Talking About Climate Change - Primates Vs Humans
A group of researchers from Bangor University have recently finished a study researching the effects of climate change on primates.
Dr. Isabelle Winder who teaches the Zoology and Primatology degree at Bangor is one of the researchers and says that Climate Change is a real issue facing the natural world. She said,
“Humans are having a massive impact on the natural world. We are the dominant force effecting our planet. We tend to think of some animals as being very resilient, very able to adapt to the things that humans do to their environment. Many primates come into that category and we would have thought that baboons would be one of these species that would be fine. My students and I decided to find out because they seemed like a really interesting case study. If it’s so hard to predict the effects of climate change, maybe we start with something that we think is going to be fine and see what happens. So we did some work to model the effects of climate change on six different species of baboon and what we found was that there are different effects depending on the species.”
Under Isabelle’s supervision, Sarah Hill completed the new research as part of her MZool Masters degree in Zoology with Animal Behaviour. Sarah assessed where these baboons could live given twelve different climate change projections of conditions for each type of baboon. Three of the six baboon species were found to be at risk.
Sarah explained more about their findings:
“We looked at 2.6 degrees and 6 degrees of warming, under wetter and drier conditions and what we found was quite surprising. The Chacma or mountain baboons of South Africa were at risk no matter what climate change projections we ran- their population numbers will drop as they lose around 25% of their range. The Guinea baboon is at particular risk if climate changes brings aridification, and the Kinda baboon will not do especially well under any future climate scenario but is especially threatened if the weather becomes warmer and wetter. Two species might expand and one species did not seem to be affected by climate change.”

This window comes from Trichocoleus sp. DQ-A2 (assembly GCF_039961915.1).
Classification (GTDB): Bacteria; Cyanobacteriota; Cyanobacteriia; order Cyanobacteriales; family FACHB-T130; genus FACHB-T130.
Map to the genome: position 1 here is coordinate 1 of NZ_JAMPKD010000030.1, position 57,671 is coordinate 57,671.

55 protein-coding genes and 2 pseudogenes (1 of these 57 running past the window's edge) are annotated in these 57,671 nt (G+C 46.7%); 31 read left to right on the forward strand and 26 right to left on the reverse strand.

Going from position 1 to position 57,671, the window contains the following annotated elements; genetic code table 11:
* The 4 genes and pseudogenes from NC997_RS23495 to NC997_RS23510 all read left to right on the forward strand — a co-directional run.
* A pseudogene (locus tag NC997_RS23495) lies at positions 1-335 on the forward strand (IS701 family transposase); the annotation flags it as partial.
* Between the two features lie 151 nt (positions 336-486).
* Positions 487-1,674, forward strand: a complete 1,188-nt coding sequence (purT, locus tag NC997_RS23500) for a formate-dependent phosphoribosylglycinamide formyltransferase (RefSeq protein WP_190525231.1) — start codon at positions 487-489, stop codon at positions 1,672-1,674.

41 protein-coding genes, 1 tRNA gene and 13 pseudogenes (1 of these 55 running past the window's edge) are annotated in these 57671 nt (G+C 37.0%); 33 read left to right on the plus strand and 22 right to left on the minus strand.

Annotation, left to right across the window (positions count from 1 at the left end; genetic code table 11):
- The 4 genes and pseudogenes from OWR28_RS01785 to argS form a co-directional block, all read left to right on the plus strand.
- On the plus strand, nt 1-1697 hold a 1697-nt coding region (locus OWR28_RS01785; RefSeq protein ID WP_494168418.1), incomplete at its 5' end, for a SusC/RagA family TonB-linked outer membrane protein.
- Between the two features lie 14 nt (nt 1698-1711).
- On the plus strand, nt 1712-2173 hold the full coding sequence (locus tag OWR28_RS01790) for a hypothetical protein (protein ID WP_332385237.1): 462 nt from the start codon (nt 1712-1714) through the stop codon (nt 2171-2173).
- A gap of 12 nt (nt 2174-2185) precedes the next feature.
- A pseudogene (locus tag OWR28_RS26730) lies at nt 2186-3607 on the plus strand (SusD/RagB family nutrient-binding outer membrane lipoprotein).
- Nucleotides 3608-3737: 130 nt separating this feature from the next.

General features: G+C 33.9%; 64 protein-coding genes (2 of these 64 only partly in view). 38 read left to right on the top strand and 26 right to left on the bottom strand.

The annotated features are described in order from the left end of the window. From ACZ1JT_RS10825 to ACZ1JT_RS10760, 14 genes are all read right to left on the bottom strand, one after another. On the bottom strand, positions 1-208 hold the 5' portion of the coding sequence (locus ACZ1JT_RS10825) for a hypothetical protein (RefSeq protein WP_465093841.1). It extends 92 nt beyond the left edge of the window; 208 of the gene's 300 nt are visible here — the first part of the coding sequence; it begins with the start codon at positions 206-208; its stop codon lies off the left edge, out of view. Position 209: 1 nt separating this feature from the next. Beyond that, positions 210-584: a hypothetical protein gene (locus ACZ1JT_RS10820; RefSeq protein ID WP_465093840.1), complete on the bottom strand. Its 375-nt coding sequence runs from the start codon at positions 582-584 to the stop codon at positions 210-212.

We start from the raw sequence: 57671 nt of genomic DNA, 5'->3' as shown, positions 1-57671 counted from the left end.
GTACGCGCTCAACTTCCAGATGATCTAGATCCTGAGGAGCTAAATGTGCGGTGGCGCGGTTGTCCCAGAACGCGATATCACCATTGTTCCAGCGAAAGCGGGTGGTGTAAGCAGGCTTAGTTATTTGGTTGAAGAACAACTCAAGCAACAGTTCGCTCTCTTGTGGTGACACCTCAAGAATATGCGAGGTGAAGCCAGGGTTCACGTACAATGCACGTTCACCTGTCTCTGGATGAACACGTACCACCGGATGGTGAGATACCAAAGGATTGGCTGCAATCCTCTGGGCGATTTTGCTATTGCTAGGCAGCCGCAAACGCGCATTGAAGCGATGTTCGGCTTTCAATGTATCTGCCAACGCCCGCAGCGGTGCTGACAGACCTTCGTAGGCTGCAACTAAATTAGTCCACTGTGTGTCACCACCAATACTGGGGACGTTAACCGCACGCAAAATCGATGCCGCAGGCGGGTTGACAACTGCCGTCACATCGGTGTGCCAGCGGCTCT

Doing a focused Masters project (on primates or on other species vulnerable to human-driven environmental change) is just one of many opportunities to study the effects of Climate Change as part of your studies in Biology, Zoology and Environmental sciences degrees at Bangor.
Dr. Isabelle Winder believes it’s an important topic for students to engage with. She added,
“People coming through the education system today are just beginning to be able to do something about Climate Change. We’re just beginning to develop the science, the social science, the economic ideas and the political ideas to be able to do something about it at the local level up to the global level so I think that’s a really important reason why people should get more engaged. We’re actually at a stage where we can start to do something as individuals and as a collective…now!”
Watch the full video of Dr. Isabelle Winder Talking About Climate Change (Primates Vs Humans)
Bangor’s Primatology research group can also be found on Twitter.
Publication date: 15 November 2019